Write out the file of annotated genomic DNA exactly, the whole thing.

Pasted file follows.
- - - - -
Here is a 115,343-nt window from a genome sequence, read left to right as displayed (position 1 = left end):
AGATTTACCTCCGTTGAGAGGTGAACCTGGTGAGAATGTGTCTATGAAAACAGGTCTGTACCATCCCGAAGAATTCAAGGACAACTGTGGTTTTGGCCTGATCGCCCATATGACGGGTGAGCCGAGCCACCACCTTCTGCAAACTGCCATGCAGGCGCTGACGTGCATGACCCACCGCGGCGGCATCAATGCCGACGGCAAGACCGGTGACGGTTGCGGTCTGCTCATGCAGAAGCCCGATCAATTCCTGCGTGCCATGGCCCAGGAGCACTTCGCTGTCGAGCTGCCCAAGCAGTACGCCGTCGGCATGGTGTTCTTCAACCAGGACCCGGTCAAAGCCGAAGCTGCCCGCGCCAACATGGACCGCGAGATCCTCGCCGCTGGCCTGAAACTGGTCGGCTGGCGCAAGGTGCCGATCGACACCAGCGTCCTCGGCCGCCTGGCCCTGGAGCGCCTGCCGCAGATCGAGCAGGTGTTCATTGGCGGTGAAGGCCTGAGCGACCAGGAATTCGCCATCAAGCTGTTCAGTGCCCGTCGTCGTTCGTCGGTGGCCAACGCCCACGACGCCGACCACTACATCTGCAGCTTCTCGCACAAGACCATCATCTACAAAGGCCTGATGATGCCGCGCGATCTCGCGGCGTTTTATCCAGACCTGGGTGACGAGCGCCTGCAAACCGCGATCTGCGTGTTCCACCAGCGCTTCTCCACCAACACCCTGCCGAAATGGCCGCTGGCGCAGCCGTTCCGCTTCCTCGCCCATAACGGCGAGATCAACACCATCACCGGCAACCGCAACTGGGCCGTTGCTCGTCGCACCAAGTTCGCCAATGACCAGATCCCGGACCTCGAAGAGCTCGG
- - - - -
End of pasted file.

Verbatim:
Here is a 115,343-nt window from a genome sequence, read left to right as displayed (position 1 = left end):
AGATTTACCTCCGTTGAGAGGTGAACCTGGTGAGAATGTGTCTATGAAAACAGGTCTGTACCATCCCGAAGAATTCAAGGACAACTGTGGTTTTGGCCTGATCGCCCATATGACGGGTGAGCCGAGCCACCACCTTCTGCAAACTGCCATGCAGGCGCTGACGTGCATGACCCACCGCGGCGGCATCAATGCCGACGGCAAGACCGGTGACGGTTGCGGTCTGCTCATGCAGAAGCCCGATCAATTCCTGCGTGCCATGGCCCAGGAGCACTTCGCTGTCGAGCTGCCCAAGCAGTACGCCGTCGGCATGGTGTTCTTCAACCAGGACCCGGTCAAAGCCGAAGCTGCCCGCGCCAACATGGACCGCGAGATCCTCGCCGCTGGCCTGAAACTGGTCGGCTGGCGCAAGGTGCCGATCGACACCAGCGTCCTCGGCCGCCTGGCCCTGGAGCGCCTGCCGCAGATCGAGCAGGTGTTCATTGGCGGTGAAGGCCTGAGCGACCAGGAATTCGCCATCAAGCTGTTCAGTGCCCGTCGTCGTTCGTCGGTGGCCAACGCCCACGACGCCGACCACTACATCTGCAGCTTCTCGCACAAGACCATCATCTACAAAGGCCTGATGATGCCGCGCGATCTCGCGGCGTTTTATCCAGACCTGGGTGACGAGCGCCTGCAAACCGCGATCTGCGTGTTCCACCAGCGCTTCTCCACCAACACCCTGCCGAAATGGCCGCTGGCGCAGCCGTTCCGCTTCCTCGCCCATAACGGCGAGATCAACACCATCACCGGCAACCGCAACTGGGCCGTTGCTCGTCGCACCAAGTTCGCCAATGACCAGATCCCGGACCTCGAAGAGCTCGG